CLUBS("Clubs"), DIAMONDS("Diamonds"), HEARTS("Hearts"), SPADES("Spades");
    private String name;

    private Suit(String name) {
        this.name = name;
    }

    public String getName() {
        return name;
    }

    @Override
    public String toString() {
        return getName();
    }
}

enum Rank {
    ACE("Ace"), TWO("2"), THREE("3"), FOUR("4"), FIVE("5"), SIX("6"), SEVEN("7"), EIGHT("8"), 
    NINE("9"), TEN("10"), JACK("Jack"), QUEEN("Queen"), KING("King");

    private String name;

    private Rank(String name) {
        this.name = name;
    }

    public String getName() {
        return name;
    }

    @Override
    public String toString() {
        return getName();
    }
}

And then Card would use the above in a "has-a" relationship:

class Card {
    private final Suit suit;
    private final Rank rank;
    public Card(Suit suit, Rank rank) {
        this.suit = suit;
        this.rank = rank;
    }

    public Suit getSuit() {
        return suit;
    }

    public Rank getRank() {
        return rank;
    }

    @Override
    public int hashCode() {
        final int prime = 31;
        int result = 1;
        result = prime * result + ((rank == null) ? 0 : rank.hashCode());
        result = prime * result + ((suit == null) ? 0 : suit.hashCode());
        return result;
    }

    @Override
    public boolean equals(Object obj) {
        if (this == obj)
            return true;
        if (obj == null)
            return false;
        if (getClass() != obj.getClass())
            return false;
        Card other = (Card) obj;
        if (rank != other.rank)
            return false;
        if (suit != other.suit)
            return false;
        return true;
    }

    @Override
    public String toString() {
        return "Card [suit=" + suit + ", rank=" + rank + "]";
    }

}

You might want to give Card an equals and hashCode method so that you can tell if two Cards are functionally equal.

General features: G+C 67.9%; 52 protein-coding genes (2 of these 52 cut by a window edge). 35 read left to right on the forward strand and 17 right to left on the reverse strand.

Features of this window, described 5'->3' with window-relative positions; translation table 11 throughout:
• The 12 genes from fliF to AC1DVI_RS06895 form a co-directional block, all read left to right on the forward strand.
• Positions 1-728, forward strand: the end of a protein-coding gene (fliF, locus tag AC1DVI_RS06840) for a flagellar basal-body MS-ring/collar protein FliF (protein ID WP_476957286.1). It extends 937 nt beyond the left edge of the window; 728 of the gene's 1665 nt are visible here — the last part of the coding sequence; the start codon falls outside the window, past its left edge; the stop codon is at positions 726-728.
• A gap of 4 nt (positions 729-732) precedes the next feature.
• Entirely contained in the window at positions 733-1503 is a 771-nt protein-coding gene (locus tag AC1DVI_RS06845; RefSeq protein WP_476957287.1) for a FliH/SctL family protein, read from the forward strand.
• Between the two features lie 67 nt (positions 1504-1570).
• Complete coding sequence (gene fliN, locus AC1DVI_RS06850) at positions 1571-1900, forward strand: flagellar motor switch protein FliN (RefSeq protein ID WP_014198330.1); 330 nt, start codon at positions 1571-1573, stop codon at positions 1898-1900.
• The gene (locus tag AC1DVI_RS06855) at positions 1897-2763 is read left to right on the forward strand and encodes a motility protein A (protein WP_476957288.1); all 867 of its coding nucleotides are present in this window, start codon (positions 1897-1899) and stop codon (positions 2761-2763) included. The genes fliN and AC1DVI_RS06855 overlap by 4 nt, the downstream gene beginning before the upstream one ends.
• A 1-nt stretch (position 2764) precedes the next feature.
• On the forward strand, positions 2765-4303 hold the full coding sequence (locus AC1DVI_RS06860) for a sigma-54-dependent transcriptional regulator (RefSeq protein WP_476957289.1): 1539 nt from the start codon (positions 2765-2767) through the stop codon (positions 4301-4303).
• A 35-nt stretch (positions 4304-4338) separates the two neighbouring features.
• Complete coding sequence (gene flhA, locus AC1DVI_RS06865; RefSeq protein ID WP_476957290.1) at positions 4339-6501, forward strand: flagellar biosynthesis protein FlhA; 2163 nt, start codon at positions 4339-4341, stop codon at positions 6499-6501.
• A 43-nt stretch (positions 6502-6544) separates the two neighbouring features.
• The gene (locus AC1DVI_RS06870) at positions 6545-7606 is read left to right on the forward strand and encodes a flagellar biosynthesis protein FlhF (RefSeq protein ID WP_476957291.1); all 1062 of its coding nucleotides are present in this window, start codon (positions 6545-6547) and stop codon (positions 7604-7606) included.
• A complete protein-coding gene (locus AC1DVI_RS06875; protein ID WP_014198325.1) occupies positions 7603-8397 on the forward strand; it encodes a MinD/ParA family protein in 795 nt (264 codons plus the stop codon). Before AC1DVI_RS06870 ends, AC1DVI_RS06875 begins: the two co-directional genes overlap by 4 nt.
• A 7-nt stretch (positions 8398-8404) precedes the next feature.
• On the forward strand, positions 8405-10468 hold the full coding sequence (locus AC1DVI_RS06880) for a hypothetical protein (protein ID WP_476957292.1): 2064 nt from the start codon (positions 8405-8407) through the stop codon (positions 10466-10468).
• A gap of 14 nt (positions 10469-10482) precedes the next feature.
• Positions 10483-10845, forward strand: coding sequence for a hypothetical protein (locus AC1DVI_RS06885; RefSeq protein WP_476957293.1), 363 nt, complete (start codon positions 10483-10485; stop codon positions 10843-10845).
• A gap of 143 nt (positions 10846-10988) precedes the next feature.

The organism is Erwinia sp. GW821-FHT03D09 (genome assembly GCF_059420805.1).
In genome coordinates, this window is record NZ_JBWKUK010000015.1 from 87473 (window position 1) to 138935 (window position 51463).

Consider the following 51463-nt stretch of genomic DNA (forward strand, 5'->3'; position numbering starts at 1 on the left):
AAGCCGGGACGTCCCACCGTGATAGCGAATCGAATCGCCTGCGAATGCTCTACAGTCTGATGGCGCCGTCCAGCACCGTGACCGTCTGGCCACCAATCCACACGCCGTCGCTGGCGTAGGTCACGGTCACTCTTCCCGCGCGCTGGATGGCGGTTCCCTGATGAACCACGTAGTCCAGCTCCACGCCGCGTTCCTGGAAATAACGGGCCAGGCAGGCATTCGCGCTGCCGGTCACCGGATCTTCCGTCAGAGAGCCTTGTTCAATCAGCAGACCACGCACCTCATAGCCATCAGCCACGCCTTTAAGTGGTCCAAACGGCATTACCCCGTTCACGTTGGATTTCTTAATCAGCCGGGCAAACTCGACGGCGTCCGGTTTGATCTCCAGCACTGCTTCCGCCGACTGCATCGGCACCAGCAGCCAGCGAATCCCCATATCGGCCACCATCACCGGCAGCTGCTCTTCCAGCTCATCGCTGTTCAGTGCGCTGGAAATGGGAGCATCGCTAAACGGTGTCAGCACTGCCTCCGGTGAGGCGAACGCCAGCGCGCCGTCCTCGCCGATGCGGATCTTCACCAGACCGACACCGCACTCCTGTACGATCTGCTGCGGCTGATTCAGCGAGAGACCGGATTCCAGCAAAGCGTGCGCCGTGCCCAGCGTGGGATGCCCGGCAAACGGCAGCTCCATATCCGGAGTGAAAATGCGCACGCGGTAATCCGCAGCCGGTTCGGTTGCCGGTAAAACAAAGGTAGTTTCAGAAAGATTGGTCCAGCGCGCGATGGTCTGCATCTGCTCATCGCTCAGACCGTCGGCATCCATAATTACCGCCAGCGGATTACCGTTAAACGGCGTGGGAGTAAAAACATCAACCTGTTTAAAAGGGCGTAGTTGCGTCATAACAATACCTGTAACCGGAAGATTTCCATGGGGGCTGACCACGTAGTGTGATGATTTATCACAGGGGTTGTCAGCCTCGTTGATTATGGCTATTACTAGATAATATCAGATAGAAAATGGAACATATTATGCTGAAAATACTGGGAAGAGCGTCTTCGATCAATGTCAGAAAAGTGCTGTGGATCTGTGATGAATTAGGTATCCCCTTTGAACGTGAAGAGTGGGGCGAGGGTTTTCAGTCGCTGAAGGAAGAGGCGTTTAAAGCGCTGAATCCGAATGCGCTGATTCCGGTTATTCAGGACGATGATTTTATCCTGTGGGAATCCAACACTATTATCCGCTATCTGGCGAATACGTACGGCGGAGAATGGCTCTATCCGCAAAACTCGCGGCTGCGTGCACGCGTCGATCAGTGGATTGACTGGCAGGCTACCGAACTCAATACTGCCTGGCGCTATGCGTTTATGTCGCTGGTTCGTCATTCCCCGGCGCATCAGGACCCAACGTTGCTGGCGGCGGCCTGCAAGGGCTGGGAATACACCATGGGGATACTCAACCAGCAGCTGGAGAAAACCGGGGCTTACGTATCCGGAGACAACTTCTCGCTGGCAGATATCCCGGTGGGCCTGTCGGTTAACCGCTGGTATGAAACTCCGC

Then Deck and Hand can actually share a super class, say called CardCollection as on deeper thought, I do see that they share behaviors:

// super class for both Deck and Hand
abstract class CardCollection implements Iterable<Card> {
    private List<Card> cards = new ArrayList<>();

    public void addCard(Card card) {
        cards.add(card);
    }

    public Card discardCard() {
        // TODO: throw an exception if size is 0
        return cards.remove(0);
    }

    public List<Card> getCards() {
        return cards;
    }

    public int size() {
        return cards.size();
    }

    @Override
    public Iterator<Card> iterator() {
        return cards.iterator();
    }

    @Override
    public String toString() {
        return "CardCollection [cards=" + cards + "]";
    }

    public void clear() {
        cards.clear();
    }

}

class Deck extends CardCollection {
    public Deck() {
        renew();
    }

    public void renew() {
        clear();
        for (Suit suit : Suit.values()) {
            for (Rank rank : Rank.values()) {
                addCard(new Card(suit, rank));
            }
        }
        Collections.shuffle(getCards());
    }

    public Card deal() {
        return discardCard();
    }

}

class Hand extends CardCollection {

    public static final int HAND_SIZE = 5;

}
Comments